We have found the Christ who’s all in all

We have found the Christ who’s all in all;
  He is everything to us;
O how blest upon His name to call,
  How divine, how glorious!
  It is joy unspeakable and full of glory,
  Full of glory, full of glory;
It is joy unspeakable and full of glory,
    And the half has never yet been told!
We have found that Christ the Spirit is
  Who within our spirit dwells;
How available, how near He is,
  And His sweetness all excels.
We have found the way to live by Christ—
  Pray His Word and call His name!
This—the eating, drinking—has sufficed
  And its worth we now proclaim.
We have found the local church, our home;
  We are home and home indeed!
Nevermore in Babylon we roam;
  In the church is all we need.
We have found that meeting with the saints
  Is the greatest joy on earth;
’Tis by this our spirit never faints
  And our lives are filled with worth.

Milwaukee, United States

The original song for this hymn was written by Barney E Warren in 1900, a minister who authored over 7000 hymns. Many of these, including this one, speak of a victorious life lived by Jesus for and within the soul that trusts completely in his moment by moment salvation. The original has a different feel than the one above, as it speaks more of what Jesus does, than of what we do.

I have found His grace is all complete,

He supplieth every need;

While I sit and learn at Jesus’ feet,

I am free, yes, free indeed.


It is joy unspeakable and full of glory,

Full of glory, full of glory;

It is joy unspeakable and full of glory,

Oh, the half has never yet been told.

I have found the pleasure I once craved,

It is joy and peace within;

What a wondrous blessing, I am saved

From the awful gulf of sin.

I have found that hope so bright and clear,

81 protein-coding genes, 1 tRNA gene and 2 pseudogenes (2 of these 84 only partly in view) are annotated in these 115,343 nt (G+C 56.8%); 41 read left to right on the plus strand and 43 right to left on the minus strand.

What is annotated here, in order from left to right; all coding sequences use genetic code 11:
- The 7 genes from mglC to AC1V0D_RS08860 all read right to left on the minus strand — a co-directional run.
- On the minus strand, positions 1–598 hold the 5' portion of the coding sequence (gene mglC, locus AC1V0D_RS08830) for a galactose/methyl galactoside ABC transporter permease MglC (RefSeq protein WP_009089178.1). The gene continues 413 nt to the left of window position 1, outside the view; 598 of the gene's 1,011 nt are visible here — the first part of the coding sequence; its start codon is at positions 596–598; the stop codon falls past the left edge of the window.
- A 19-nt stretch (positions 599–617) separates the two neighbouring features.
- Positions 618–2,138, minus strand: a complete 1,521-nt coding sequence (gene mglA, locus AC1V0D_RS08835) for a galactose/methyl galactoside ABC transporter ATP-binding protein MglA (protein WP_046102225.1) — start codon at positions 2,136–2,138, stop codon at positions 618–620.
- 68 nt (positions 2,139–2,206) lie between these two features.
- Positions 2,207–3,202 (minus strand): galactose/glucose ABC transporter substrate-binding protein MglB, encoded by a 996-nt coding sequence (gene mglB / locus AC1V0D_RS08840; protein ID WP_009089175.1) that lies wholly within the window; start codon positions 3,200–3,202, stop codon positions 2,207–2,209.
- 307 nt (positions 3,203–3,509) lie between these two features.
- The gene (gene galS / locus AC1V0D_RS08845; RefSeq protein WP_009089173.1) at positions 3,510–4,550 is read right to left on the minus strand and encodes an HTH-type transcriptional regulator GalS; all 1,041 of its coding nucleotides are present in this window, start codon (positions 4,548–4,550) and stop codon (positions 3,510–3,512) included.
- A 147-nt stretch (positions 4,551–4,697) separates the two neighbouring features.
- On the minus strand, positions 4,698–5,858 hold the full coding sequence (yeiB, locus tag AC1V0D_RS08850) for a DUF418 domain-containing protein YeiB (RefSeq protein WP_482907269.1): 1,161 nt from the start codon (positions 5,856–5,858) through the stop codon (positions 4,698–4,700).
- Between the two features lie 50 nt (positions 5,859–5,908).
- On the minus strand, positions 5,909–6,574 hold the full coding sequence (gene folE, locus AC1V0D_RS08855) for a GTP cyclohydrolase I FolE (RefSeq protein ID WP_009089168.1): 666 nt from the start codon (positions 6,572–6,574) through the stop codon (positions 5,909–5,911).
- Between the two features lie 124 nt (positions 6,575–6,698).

Living in the realm of grace;

Oh, the Savior’s presence is so near,

I can see His smiling face.

I have found the joy no tongue can tell,

How its waves of glory roll;

It is like a great o’erflowing well,

Springing up within my soul.

Nelson Liu

Irvine, CA, United States

He is everything to us!

Art Dewberry

Duarte, CA, United States

This song makes people happy and enjoy Christ together! PRAISE THE LORD!!!!!!!

Rixy Perez

Belize, Stann Creek, Belize

Indeed the Lord, is Full of Glory! So marvelous is His will and wonderful is the church life.

Rosemary Wallis

Wellington, New Zealand

I woke up with this line in my head: He is joy unspeakable and full of glory...Thank you for supplying not only all the words of the hymn but also the tune.

Shaira Ylanan

Cebu, Taytayan, Bogo, Philippines

Oh! How blessed we are, that we found Christ as our all in all. He is everything to us. How divine, how glorious! Amen! Amen!

In the meetings we should practice speaking to one another in the spirit. If we are not in the spirit, our speaking will make us dead. We can speak Hymns, #1153 to one another: "We have found the Christ who's all in all; / He is everything to us." The brothers can say, "We have found the Christ who's all in all," and the sisters can reply, "He is everything to us." However, we do not have to be so rigid. For example, the brothers can say, "We have found the Christ who's all in all," some sisters can say, "He is," and other sisters can continue and say, "Everything to us." This is living, not dead. Instead of being rigid when we speak to one another, we should be flexible and follow the Spirit. Hence, we must practice regularly. We can even practice speaking while we are at home. The brothers can speak to their wives, and the wives can speak to their husbands. When we speak to one another, we should be living, and we should be in spirit.